PAUL FUSSELL IS a famous literary scholar and historian who sixty years ago served in the American infantry in France, and was badly wounded in 1945. The purpose of his new book is to present compelling evidence against 'a return ... to military romanticism, which, if not implying that war is really good for you, does suggest that it contains desirable elements - pride, companionship, and the consciousness of virtue enforced by deadly weapons'. In short sections, almost like accurate barrages of artillery fire, Fussell destroys most of the myths and whatever romance lingers about our perception of war.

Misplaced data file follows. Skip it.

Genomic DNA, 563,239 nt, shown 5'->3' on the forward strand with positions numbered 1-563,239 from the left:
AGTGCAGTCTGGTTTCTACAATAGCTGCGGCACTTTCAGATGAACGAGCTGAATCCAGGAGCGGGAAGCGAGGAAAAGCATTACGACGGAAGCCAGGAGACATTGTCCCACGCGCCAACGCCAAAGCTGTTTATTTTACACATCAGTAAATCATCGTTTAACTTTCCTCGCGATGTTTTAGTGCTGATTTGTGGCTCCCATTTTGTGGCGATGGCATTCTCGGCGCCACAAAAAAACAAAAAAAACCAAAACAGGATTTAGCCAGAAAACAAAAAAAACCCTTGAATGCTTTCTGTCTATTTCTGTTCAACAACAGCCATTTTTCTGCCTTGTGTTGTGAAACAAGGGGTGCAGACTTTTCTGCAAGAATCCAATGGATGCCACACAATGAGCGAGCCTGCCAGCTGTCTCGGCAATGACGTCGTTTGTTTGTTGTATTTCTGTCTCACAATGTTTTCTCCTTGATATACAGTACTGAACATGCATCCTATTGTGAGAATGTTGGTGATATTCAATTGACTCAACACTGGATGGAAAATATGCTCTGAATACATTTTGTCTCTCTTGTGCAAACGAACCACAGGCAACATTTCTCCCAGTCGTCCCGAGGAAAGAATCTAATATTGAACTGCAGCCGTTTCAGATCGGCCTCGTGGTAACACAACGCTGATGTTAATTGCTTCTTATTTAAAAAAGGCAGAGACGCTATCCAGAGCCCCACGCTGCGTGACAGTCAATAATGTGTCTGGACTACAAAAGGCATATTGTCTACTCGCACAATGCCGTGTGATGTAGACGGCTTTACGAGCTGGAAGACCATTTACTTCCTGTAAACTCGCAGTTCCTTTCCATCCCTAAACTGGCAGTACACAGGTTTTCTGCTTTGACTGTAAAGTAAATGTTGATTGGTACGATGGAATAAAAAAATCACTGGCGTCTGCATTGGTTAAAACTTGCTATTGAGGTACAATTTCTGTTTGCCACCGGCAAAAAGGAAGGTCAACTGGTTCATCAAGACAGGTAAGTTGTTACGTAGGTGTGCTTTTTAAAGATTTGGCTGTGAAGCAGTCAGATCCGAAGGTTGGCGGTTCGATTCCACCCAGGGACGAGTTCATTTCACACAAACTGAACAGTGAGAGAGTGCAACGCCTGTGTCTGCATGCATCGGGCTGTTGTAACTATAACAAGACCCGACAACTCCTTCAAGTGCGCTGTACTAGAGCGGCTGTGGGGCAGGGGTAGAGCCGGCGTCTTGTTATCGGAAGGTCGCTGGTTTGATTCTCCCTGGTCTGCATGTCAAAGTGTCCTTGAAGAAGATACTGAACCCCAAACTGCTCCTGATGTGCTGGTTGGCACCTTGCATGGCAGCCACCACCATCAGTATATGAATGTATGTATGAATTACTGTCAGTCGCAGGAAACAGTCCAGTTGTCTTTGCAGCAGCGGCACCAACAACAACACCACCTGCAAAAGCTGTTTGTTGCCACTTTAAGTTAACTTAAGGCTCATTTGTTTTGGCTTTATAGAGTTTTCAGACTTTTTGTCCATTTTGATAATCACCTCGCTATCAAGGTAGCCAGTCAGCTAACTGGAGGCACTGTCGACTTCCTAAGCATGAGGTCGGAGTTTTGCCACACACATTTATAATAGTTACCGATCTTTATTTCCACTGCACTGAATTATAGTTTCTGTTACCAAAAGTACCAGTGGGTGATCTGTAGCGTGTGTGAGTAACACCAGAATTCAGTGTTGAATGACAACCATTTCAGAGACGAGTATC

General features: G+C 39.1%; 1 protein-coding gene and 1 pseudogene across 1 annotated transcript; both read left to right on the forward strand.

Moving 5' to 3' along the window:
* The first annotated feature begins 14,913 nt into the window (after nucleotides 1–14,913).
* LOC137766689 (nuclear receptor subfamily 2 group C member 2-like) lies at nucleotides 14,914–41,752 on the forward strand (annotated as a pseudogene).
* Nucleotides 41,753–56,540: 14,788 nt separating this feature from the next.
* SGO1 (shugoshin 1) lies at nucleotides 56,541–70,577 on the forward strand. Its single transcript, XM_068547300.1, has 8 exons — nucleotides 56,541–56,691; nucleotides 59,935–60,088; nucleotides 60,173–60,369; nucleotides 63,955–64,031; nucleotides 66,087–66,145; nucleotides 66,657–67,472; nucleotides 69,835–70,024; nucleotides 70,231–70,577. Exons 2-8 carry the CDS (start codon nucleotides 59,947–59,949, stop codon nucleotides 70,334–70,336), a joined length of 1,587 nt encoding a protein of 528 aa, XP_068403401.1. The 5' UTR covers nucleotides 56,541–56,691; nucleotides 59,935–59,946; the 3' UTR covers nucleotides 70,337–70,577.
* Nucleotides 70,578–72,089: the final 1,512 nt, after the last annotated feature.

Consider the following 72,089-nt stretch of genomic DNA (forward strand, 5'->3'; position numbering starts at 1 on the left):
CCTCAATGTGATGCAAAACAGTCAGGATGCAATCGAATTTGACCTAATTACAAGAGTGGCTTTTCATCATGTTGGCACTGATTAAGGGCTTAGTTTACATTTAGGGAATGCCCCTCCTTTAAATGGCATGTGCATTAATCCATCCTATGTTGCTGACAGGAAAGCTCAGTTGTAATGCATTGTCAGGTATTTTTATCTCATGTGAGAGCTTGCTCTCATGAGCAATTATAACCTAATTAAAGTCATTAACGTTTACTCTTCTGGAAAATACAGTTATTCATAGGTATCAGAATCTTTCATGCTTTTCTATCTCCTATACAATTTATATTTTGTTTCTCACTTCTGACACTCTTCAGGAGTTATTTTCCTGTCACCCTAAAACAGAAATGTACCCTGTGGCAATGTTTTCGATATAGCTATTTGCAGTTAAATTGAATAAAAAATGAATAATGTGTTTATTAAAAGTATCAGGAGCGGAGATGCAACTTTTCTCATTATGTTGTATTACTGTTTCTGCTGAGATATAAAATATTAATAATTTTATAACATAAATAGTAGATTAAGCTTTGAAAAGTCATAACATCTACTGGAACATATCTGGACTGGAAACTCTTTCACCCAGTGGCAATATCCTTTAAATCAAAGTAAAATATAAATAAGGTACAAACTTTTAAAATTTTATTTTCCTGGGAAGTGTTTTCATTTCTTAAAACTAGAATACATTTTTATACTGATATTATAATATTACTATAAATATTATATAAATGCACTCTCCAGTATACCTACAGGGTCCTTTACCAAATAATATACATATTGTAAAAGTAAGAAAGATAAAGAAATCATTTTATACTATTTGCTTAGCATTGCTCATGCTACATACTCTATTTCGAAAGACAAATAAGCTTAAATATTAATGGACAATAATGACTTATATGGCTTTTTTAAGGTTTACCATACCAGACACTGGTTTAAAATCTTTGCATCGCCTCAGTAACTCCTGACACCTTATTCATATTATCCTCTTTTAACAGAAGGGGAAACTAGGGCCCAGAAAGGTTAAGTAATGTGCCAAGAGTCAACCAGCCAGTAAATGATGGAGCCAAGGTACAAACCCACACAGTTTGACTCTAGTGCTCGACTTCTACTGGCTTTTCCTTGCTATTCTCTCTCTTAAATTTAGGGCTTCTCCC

The 'Crusade' of the title is the word that Eisenhower, Allied Commander in Europe, used in 1944 to describe the task ahead in destroying the German military machine. The crusaders, at least on the American side, were overwhelmingly boys of between seventeen and nineteen, swiftly and inadequately trained, and called